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The Money Cloud explains: capital controls

Free trade allows the flow of money from places that have it to places that need it – places of opportunity. That’s the theory. However, in 2010 the IMF, historically free trade’s staunchest defender, conceded that government intervention in markets and trade through capital controls could be justified. That debate has come to the fore again in 2015, as Greece has used them to stop its economy from spiralling out of control. We look at what capital controls are, when they’re used, and how they impact international money matters.

What are capital controls?

Capital controls are steps taken by governments or regulatory bodies (like central banks) that cap the movement of foreign money in and out the economy.

These could include taxes, transfer limits and even laws, and can be applied to any number of asset types, including currency, shares and bonds.

When are they used?

The succession of market crashes from the Asian financial crisis of the '90s to the Greek crisis today has changed attitudes. There’s now a renewed belief that governments need to stop too much money flooding the economy during boom years and flowing out of the economy during a crisis.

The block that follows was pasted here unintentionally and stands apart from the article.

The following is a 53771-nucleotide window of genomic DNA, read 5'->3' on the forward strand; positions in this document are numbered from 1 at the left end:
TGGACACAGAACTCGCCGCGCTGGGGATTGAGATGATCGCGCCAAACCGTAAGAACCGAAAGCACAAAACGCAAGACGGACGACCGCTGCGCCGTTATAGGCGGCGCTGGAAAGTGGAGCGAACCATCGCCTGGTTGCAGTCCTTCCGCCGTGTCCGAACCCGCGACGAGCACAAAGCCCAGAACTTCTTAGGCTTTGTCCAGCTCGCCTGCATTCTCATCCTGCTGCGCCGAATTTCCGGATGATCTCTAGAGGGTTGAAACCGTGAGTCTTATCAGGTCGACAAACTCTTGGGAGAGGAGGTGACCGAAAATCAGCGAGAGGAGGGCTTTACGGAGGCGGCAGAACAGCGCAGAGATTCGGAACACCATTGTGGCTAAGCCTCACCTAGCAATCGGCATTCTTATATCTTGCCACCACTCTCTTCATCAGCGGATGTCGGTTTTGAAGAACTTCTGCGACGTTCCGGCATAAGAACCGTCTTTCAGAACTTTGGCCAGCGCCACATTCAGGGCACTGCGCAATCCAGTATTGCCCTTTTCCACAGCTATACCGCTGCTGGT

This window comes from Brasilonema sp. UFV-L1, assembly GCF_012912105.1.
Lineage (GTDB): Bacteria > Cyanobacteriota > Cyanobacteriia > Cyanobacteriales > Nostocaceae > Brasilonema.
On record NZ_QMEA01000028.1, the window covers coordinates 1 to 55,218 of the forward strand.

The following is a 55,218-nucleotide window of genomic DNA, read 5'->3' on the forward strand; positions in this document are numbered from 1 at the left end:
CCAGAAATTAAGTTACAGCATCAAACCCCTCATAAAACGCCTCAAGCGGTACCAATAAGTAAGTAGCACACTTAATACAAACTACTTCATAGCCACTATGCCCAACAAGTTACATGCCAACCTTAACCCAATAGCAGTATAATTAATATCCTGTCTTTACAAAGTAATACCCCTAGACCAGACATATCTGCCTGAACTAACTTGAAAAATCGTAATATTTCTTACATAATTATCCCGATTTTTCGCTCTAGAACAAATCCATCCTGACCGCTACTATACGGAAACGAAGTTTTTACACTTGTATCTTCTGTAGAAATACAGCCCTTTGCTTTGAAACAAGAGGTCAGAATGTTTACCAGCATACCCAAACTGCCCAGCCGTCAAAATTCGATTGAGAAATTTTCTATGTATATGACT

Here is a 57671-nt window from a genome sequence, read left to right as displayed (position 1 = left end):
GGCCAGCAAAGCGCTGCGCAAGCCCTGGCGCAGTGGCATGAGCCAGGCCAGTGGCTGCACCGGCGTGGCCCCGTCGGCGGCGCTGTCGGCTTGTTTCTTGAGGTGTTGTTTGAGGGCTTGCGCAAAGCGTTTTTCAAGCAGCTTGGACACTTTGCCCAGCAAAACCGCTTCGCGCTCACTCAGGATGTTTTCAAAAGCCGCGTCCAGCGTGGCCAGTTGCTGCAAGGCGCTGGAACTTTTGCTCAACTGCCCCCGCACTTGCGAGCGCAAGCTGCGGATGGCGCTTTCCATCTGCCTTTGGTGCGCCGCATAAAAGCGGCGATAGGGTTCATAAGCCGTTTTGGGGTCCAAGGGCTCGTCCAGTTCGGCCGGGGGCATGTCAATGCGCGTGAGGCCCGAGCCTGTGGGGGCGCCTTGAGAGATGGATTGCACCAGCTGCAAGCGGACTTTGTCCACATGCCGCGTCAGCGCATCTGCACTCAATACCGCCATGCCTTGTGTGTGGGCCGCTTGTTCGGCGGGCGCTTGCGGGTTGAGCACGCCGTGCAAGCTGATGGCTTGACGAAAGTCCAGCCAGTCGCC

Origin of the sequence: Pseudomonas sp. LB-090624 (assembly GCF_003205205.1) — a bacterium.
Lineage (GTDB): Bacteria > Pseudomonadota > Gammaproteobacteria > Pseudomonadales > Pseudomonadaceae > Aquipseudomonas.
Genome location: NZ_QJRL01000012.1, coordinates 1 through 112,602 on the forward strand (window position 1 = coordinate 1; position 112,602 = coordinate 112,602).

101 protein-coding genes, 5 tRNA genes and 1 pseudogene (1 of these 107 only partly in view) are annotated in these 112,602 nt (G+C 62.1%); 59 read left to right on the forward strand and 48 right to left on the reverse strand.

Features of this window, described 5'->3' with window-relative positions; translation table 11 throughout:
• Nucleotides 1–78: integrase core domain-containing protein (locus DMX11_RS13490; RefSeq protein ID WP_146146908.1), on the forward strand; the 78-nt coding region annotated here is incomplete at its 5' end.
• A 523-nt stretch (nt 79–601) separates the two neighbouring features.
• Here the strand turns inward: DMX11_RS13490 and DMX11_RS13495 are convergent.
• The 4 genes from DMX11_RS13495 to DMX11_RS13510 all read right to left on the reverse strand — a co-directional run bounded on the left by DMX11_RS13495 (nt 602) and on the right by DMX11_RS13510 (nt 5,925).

For example, when Brazil’s 2009 exit from recession was followed by a rush of investors, the government started taxing purchases of shares and bonds from abroad to avoid a bubble. 

Greece also recently imposed capital controls to avoid money flowing out of the country while it waited for further bailout payments. They included a €60 bank withdrawal limit and a ban on currency export.

What’s the real impact?

Many economists now believe that they have a time and a place, but results are mixed and contested.

One consequence that's clear is how capital controls reverberate around the wider international money market:

  • Volatility. Countries like Brazil claim their lighter capital controls prevented an unsustainable bubble. They also say that tax revenue cushioned the impact of the later investment exodus.
  • Economic crisis. By limiting the ability to send money abroad, the Greek government crushed small businesses reliant on imported supplies.

Perhaps the biggest impact for the ordinary consumer is on international money transfer. Capital controls affect where you can send your money, as well as how much you'll get for it. Working with a trusted broker who can advise you on any changes you should know about it is an important first step towards limiting that impact. To find the right one for you, use our transparent comparison tool today.

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